One thing’s for sure, the COVID-19 pandemic has forced us all to get creative. Fortunately for Orange County School of the Arts (OCSA), explosive creativity is their name of the game.
For their fifth annual Season Premiere, OCSA presented a virtual concert on Sept. 25 that highlighted the best of previous premieres and features never-before-seen professionally recorded performances by four OCSA alumna superstars.
Hosted by Broadway actress Lauren Lim Jackson (Broadway: “Pretty Woman,” “Motown the Musical”; TV: “Almost Family”), the premiere featured performances from Broadway, television and film actors: Matthew Morrison (TV: “Glee,” “American Horror Story; Broadway: “Finding Neverland,” “Hairspray”), Krysta Rodriguez (TV: “Halston,” “Smash”; Broadway: “The Addams Family,” “In The Heights”), David Burnham (Broadway: “Wicked,” “The Light in the Piazza”) and Terron Brooks (Broadway: “The Lion King”; TV: “The Temptations”).
In addition to live music, the event hosted a weeklong virtual auction to support the public charter school’s arts conservatory programs.
I caught up with Matt Morrison about how he has spent his time in lockdown, discovering new talents, and his passion for his former grade school.
How have you been spending the time in lockdown?
Honestly, just a lot of the self-work. I’ve realized that this is like the first time in my life that I haven’t worked in like 25 years, you know? And I’ve been kind of going full-throttle for that long. So it’s been wonderful because I have a little one who is turning three pretty soon, and it’s just been wonderful to just be with my wife and my child, and just really focus on them and nothing else. That’s been rewarding, especially in a time in my son’s life where developmentally he’s in his prime. So, we’re just really getting that time in and seeing all the transitions and the animations and the mood swings and everything; just the joy as he develops his brain.
I’ve talked to so many different artists during this time, and it seems like on top of the rest period, there’s also this inspiration or creativity that’s come from having this time off. Have you experienced that?
Yes, absolutely. We are entrepreneurs. We’re actually slated to start this thing called Museum of Dance, which is an immersive theater experience that takes you through different decades of dance history. So you actually learn how like women’s suffrage led to flappers and how war time in the 1940s led to people just wanting to cut loose and swing dance. You’re actually seeing a Broadway-style show with amazing professional dancers, but they pull you into the story, so you actually get to learn the dances of the decades as you go through the experience. So you burn while you learn. So it was slated to open up in New York City in October, but obviously that’s not happening right now. So, we’re on hold with that project. But we just have been kind of finding out different ways to even make it better. I’m really excited about that one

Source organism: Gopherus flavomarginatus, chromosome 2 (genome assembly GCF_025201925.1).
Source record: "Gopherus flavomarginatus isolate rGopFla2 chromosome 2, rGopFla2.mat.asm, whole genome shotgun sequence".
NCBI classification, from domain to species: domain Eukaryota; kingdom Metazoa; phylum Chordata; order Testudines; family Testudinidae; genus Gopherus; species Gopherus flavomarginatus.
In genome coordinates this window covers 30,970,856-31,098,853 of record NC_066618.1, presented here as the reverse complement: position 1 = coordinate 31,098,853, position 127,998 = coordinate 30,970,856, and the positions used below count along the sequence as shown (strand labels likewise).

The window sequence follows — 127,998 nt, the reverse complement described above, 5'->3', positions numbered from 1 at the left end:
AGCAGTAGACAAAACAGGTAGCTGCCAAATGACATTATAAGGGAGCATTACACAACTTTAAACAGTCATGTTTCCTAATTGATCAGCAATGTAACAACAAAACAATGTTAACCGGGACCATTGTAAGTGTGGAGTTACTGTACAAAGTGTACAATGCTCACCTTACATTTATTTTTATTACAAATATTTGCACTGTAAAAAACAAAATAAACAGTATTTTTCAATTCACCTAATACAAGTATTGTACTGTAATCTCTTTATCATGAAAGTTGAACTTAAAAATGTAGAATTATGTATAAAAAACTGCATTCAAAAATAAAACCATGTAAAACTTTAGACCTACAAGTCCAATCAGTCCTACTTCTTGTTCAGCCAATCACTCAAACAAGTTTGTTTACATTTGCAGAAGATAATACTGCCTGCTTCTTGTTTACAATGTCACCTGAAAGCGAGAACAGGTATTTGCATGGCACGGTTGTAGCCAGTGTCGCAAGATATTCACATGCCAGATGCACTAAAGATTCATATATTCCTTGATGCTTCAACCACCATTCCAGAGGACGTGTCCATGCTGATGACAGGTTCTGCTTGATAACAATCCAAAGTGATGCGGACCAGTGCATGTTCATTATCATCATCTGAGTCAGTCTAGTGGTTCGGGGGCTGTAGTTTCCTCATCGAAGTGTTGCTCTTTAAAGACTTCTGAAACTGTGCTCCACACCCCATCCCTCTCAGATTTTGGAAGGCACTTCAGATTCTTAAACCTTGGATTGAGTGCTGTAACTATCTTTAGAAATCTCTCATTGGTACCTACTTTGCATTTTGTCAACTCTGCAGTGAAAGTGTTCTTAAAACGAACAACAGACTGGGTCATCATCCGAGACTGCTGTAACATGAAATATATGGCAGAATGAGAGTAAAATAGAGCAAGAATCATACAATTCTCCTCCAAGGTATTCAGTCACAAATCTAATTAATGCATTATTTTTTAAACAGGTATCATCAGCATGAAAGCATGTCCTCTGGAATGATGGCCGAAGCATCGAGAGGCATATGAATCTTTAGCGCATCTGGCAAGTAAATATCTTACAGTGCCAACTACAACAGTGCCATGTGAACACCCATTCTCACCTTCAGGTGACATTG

I’m also getting more in the headspace of creating new things that really haven’t been done before. It’s been a lot of fun and I’ve got a project that I’m in negotiations with now, so I can’t really talk about it, but it’s a new musical project that’s going to be on television pretty soon. So I’m just kind of working on that character and just getting inside his head and stuff.
What would you say your dream role would be?
It’s so crazy hearing that question, because I think when I was younger, I had a lot of dream roles. Like Chris in “Miss Saigon” would have been one of them. But I’ve had such a blessed career that I didn’t even know some of these dream roles. I got to create some of my absolute dream roles. Definitely changing the landscape of television with ‘Glee’ was really just a wild ride. And so instrumental in the deepening of my work, and also just inspiring a whole new generation of people in making theater cool in a way. It’s been a wild ride. I think the one character that I’d absolutely love to tackle still, and it’s been a dream of mine for a long time is John Wilkes Booth.
Ah, I could see that from other darker roles you’ve taken on.
I like darker stuff. I’m kind of drawn to them cause I’m kind of a light person. I like to go into that other side. I definitely have gone darker with different projects, but I also like to be in a positive light. We’re (my family) is all about positivity and if you go into something with a positive attitude, usually the results will end up being a positive one instead of going to stuff like with apprehension or negativity. You get to shape the experience you want to have. And I’ve realized that as I’ve gotten older; going into things with a positive attitude really has a lot to do with the outcome of what the experience will be.
Many artists I’ve talked to have discovered new talents during this lockdown time. Have you discovered anything new that you didn’t know you were capable of doing prior?